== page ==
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Madrid in November - 10 things to do

Updated: 13 hours ago

Madrid can be visited in all seasons, but the summer can be hot and the winter cold, so autumn and spring are good seasons. Then there are also fewer tourists.

Madrid is a large city with approx.3.3 million inhabitants (6.6 million with suburbs), but the old city center is surprisingly intimate with most everything within walking distance.

The old, original part of the city has narrow, charming streets.

A little outside you will find large monumental buildings with beautiful decorations.

There are plenty of restaurants in the old town, although some of them may be closed during periods from November to February.

There is a lot to experience in Madrid, but here is a list of ten things that are nice to do:

1) El Museo del Prado

2) El Palacio Real de Madrid

3) El Museo de Reina Sophia

4) La Cathedral de Santa María la Real de la Almudena

5) La Plaza Mayor

6) La Puerta del Sol - the entrance to the old town

7) El Parque de Retiro

8) El Palacio de Cristal

9) Flamenco

10) Sobrino de Botín - the world's oldest restaurant

1. El Museo de Prado

The Prado Museum is one of Spain's three most visited tourist attractions.There can therefore be a long queue to buy tickets.If you buy a ticket in advance, you get straight in.

The building is huge and even if you set aside plenty of time, it is difficult to see everything. The museum has an impressive collection of older art, and also has exhibitions of more modern art.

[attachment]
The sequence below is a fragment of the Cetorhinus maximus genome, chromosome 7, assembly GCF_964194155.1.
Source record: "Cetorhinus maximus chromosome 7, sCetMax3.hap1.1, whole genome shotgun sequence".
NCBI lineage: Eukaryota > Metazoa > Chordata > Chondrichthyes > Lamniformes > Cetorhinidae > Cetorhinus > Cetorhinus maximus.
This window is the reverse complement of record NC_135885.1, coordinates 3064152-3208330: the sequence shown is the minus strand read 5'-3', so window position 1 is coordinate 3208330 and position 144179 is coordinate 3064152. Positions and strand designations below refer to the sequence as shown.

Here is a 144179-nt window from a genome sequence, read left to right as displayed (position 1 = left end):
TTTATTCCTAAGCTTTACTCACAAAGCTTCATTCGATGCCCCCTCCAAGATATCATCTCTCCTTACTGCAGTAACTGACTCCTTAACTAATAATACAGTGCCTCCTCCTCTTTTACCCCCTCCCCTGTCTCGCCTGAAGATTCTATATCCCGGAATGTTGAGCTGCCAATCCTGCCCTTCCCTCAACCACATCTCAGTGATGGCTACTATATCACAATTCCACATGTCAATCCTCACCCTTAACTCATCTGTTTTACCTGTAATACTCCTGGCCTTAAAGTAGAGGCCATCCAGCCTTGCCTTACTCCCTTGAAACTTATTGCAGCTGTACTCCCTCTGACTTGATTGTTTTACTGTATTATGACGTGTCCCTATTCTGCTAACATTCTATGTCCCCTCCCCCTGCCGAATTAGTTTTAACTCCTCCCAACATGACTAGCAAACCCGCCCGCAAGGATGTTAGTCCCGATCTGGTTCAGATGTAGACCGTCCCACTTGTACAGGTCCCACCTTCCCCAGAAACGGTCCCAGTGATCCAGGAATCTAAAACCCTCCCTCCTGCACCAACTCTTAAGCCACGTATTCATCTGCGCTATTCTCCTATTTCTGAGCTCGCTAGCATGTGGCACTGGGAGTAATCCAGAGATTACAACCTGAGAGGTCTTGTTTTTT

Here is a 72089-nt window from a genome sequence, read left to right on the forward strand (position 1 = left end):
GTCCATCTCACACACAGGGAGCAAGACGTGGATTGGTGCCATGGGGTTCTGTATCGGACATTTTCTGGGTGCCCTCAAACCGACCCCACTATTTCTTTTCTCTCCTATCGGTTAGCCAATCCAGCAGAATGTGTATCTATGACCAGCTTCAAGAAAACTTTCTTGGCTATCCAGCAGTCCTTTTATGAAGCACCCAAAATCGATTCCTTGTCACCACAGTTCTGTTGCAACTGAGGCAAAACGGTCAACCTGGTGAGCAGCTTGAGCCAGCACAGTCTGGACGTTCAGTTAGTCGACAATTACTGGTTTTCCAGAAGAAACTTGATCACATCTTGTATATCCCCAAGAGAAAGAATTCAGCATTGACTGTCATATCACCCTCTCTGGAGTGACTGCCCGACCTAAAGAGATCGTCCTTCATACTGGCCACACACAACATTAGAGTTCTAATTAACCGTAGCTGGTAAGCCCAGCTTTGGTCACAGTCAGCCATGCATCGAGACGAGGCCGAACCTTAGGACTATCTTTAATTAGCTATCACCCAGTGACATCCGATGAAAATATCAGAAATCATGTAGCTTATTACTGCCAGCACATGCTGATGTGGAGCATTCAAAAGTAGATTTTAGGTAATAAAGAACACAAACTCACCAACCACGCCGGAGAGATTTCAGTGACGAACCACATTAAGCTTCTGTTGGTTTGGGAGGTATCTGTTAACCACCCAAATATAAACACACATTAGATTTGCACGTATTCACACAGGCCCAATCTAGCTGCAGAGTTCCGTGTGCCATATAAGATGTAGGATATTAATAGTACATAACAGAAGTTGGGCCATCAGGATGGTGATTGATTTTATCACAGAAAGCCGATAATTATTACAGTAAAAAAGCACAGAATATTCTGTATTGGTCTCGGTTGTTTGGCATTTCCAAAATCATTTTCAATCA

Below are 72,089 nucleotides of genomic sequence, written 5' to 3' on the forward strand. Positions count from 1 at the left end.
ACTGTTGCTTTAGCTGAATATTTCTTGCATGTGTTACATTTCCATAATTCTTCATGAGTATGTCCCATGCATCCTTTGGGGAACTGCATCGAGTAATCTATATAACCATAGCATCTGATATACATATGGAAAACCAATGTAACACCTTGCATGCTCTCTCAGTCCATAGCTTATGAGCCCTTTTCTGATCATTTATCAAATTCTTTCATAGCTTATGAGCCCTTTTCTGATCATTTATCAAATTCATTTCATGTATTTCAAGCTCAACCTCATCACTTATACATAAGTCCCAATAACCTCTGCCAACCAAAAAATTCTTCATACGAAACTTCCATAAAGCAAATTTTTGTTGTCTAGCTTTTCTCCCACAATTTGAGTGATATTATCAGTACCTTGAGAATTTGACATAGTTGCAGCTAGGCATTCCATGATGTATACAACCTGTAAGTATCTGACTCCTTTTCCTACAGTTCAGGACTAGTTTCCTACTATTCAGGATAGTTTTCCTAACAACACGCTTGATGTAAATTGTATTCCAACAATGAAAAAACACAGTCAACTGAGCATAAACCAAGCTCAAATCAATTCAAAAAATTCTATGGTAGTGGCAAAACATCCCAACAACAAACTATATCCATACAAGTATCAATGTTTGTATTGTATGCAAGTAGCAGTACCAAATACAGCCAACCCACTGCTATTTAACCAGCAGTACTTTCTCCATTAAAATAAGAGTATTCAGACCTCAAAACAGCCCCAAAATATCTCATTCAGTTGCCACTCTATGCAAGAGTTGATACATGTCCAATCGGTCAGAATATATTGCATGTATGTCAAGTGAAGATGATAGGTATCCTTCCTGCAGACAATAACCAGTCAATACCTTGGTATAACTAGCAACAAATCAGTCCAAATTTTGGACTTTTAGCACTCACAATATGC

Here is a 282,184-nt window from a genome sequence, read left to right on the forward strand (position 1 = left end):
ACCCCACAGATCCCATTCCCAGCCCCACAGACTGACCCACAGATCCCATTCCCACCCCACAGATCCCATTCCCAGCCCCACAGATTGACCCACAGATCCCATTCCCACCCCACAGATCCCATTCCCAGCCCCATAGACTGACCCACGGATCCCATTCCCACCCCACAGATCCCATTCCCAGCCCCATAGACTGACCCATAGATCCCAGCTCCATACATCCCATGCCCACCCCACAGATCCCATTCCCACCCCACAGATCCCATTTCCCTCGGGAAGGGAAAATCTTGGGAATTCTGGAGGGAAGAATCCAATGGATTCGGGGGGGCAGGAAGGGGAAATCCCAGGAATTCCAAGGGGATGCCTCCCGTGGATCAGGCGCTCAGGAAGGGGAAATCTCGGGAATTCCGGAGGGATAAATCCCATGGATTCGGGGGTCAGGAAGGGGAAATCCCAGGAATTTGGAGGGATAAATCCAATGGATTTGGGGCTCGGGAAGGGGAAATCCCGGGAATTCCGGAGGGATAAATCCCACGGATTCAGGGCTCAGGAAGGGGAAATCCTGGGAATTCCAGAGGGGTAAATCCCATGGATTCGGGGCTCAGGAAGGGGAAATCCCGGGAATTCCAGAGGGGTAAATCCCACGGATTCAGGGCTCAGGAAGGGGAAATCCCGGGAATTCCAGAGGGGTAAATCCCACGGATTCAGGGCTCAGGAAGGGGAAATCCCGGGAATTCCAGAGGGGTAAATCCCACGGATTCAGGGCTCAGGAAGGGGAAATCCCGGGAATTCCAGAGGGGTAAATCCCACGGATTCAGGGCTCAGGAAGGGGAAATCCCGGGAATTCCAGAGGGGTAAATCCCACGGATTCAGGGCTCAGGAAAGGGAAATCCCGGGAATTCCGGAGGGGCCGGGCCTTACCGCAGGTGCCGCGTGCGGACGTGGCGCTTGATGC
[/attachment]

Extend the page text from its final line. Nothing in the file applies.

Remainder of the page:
Unfortunately, it is not allowed to take pictures in the museum, but there is a rich selection of art books that you can buy.

2) El Palacio Real de Madrid

The current palatial building of El Palacio Real de Madrid was begun in 1738 and completed in 1764, but there have been fortifications and castle here since the 11th century.

In front of the main building there is a large castle square.

From the east side of the square you get a good view of the castle grounds at the back and the city below.

You are led into a large hall and then on to a number of halls. It is permitted to take pictures in the halls, but not in the halls.

The halls are even more beautifully decorated than the halls.None of them are the same, and you are impressed with each new "living room" you are shown into. Both the floor, walls and ceiling are works of art.

The castle has been the main seat of the royal house until the current king and queen took over.

They live in another castle and this picture is the only presence from them.The palace is now used for ceremonies and special events.

At the back of the castle there are two castle parks which should also be visited.

One of them is called Jardines de Palacio. It is quite small.

The other is called Campo de Moro.It is bigger and nice to go for a walk in.

3) El Museo de Reina Sophia

The art in the museum, which is named after Queen Sophia, is more recent than that found in the Prado Museum.

The building has two external lifts.It is square with a large atrium in the middle. Around the atrium there are corridors.

The building was originally designed as a hospital - la Hospital General de Madrid. The construction of the hospital began in 1587, but the current building dates from 1756.

The large ceiling height and the large airy halls were medically justified. Although micro-organisms were not known at the time, it was known that plenty of air was important to prevent infection.